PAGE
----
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Encyclopedia > Albert Gallatin
Abraham Alfonse Albert Gallatin
Albert Gallatin

In office
May 14, 1801 – February 8, 1814
Preceded by Samuel Dexter
Succeeded by George W. Campbell

Born January 29, 1761
Geneva, Switzerland
Died August 12, 1849
Astoria, New York, USA
Political party Democratic-Republican
Spouse Hannah Gallatin
Profession Politician, Teacher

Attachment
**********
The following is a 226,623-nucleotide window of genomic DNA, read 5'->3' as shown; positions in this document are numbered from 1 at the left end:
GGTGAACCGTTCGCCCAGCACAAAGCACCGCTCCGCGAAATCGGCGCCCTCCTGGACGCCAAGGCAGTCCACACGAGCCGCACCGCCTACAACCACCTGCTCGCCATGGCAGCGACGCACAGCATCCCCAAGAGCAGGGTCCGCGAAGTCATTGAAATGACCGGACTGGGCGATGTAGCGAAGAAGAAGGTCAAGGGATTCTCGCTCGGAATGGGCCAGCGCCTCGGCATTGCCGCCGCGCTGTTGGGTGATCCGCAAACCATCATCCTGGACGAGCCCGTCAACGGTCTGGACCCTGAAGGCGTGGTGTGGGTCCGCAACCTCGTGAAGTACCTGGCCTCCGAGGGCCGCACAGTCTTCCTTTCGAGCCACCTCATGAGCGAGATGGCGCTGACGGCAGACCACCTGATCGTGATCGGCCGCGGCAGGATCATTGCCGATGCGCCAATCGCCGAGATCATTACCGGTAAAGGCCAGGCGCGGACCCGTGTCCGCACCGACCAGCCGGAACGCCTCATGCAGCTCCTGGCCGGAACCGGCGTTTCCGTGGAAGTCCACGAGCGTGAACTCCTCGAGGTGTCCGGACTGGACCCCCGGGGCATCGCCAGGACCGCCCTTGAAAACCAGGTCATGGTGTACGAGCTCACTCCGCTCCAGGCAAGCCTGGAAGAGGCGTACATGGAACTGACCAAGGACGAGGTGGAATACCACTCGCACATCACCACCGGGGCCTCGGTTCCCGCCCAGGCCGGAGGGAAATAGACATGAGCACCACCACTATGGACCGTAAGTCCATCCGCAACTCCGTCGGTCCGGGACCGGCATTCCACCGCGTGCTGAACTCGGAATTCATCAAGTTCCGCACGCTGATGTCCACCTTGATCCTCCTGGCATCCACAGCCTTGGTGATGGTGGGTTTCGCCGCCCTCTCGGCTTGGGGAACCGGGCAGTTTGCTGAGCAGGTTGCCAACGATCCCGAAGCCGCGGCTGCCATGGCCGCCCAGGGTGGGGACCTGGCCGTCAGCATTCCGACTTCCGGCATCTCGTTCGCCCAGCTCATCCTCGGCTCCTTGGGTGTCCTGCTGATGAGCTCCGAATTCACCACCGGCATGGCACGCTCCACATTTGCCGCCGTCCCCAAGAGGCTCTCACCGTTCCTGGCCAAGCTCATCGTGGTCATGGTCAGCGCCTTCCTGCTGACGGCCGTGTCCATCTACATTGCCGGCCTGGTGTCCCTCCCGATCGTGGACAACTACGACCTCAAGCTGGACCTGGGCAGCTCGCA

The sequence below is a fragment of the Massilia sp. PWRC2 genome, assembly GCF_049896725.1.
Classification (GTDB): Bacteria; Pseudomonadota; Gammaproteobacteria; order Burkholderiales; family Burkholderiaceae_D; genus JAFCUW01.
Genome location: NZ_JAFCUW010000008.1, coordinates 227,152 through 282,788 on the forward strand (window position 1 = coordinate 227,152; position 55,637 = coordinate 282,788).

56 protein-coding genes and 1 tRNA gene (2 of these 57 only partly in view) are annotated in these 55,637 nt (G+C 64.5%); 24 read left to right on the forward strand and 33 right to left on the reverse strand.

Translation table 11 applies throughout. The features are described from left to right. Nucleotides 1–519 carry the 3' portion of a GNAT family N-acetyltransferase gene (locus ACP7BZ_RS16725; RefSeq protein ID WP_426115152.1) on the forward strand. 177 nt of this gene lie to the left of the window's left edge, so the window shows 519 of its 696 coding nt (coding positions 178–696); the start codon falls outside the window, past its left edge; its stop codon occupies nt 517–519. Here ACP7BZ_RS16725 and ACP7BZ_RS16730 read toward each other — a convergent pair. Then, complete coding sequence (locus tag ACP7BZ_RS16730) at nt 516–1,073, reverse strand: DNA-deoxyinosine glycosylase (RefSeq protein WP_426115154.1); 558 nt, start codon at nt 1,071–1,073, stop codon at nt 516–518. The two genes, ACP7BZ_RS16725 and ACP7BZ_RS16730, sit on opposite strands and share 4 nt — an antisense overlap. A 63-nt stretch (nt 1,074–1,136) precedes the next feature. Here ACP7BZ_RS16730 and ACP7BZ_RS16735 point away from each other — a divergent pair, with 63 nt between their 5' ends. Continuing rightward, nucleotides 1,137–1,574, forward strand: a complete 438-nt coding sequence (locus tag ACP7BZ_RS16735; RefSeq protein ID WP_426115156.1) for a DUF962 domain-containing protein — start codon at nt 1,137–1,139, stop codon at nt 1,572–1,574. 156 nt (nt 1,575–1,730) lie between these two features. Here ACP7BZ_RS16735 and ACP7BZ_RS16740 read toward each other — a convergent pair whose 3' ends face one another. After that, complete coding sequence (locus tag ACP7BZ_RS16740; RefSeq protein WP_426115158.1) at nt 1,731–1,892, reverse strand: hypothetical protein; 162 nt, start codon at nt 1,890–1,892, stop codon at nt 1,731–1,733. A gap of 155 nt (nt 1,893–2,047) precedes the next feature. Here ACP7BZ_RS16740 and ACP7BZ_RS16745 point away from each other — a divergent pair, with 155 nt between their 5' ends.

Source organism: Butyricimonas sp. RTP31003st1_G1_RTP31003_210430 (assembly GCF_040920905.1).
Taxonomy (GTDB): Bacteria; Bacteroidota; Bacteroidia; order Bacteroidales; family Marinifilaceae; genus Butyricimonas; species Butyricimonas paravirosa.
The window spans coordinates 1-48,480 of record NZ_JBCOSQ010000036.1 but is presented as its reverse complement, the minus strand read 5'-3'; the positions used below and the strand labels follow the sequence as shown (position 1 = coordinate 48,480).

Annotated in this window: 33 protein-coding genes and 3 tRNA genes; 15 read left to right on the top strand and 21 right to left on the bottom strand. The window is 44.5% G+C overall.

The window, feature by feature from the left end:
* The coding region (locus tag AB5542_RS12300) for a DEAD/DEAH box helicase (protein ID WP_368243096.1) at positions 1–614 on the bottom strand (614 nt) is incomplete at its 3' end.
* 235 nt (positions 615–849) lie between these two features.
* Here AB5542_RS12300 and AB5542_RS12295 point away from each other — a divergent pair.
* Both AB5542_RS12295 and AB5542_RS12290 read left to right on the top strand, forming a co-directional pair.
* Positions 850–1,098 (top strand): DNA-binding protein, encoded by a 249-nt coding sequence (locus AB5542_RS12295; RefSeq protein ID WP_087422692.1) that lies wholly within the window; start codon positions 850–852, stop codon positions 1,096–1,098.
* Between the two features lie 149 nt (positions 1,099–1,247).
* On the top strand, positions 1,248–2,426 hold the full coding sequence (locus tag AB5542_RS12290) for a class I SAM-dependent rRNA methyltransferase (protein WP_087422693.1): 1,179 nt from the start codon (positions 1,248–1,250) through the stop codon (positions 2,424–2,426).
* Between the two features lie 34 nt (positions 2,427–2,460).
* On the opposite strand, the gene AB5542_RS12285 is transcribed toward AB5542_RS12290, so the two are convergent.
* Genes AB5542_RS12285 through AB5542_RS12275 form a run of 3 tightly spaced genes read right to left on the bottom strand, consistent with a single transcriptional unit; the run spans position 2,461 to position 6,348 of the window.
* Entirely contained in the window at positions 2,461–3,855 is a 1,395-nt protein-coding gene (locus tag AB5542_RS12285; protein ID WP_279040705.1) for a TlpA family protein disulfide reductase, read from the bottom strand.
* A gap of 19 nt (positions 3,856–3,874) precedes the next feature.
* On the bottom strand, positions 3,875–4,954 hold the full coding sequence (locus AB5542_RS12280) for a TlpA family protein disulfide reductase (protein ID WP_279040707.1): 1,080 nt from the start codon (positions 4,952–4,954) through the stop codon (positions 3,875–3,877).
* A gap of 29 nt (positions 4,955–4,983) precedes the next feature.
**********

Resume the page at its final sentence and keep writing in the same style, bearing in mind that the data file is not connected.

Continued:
Abraham Alfonse Albert Gallatin (January 29, 1761August 12, 1849) was a Swiss-American ethnologist, linguist, politician, diplomat, Congressman, and the longest-serving United States Secretary of the Treasury. He was also a founder of New York University. Albert Gallatin (1848 photograph) This image is in the public domain because its copyright has expired in the United States and those countries with a copyright term of life of the author plus 100 years. ... The United States Secretary of the Treasury is the head of the United States Department of the Treasury, concerned with finance and monetary matters, and, until 2003, some issues of national security and defense. ... May 14 is the 134th day of the year in the Gregorian Calendar (135th in leap years). ... The Union Jack, flag of the newly formed United Kingdom of Great Britain and Ireland. ... February 8 is the 39th day of the year in the Gregorian Calendar. ... 1814 was a common year starting on Saturday (see link for calendar). ... Samuel Dexter (May 14, 1761–May 4, 1816) was an early American statesman who served both in Congress and in the Presidential Cabinet. ... George W. Campbell George Washington Campbell (February 9, 1769–February 17, 1848) was an American statesman. ... January 29 is the 29th day of the year in the Gregorian calendar. ... 1761 was a common year starting on Thursday (see link for calendar). ... Geneva (pronunciation //; French: Genève //, German:   //, Italian: Ginevra) is the second most populous city in Switzerland (after Zürich), and is the most populous city of Romandy (the French-speaking part of Switzerland). ... August 12 is the 224th day of the year (225th in leap years) in the Gregorian Calendar. ... 1849 was a common year starting on Monday (see link for calendar). ... Astoria, New York is a neighborhood in the northwestern part of Queens, New York. ... The Democratic-Republican Party, founded by Thomas Jefferson and James Madison as the republican party in 1793, was the dominant political party in the United States from 1800 until it broke up in the 1820s. ... To meet Wikipedias quality standards, this article or section may require cleanup. ... A teachers room in a Japanese middle school, 2005. ... January 29 is the 29th day of the year in the Gregorian calendar. ... 1761 was a common year starting on Thursday (see link for calendar). ... August 12 is the 224th day of the year (225th in leap years) in the Gregorian Calendar. ... 1849 was a common year starting on Monday (see link for calendar). ... Ethnologyis a genre of cultural anthropology and| anthropological study, involving the systematic comparison of the beliefs and practices of different societies. ... The following is a list of linguists, those who study linguistics. ... Federal courts Supreme Court Chief Justice Associate Justices Elections Presidential elections Midterm elections Political Parties Democratic Republican Third parties State & Local government Governors Legislatures State Courts Counties, Cities, and Towns Other countries â€¢ Politics Portal      Politics of the United States of America takes place in a framework of a federal presidential... The House of Representatives is the larger of two houses that make up the U.S. Congress, the other being the United States Senate. ... The United States Secretary of the Treasury is the head of the United States Department of the Treasury, concerned with finance and monetary matters, and, until 2003, some issues of national security and defense. ... New York University (NYU) is a major research university in New York City. ...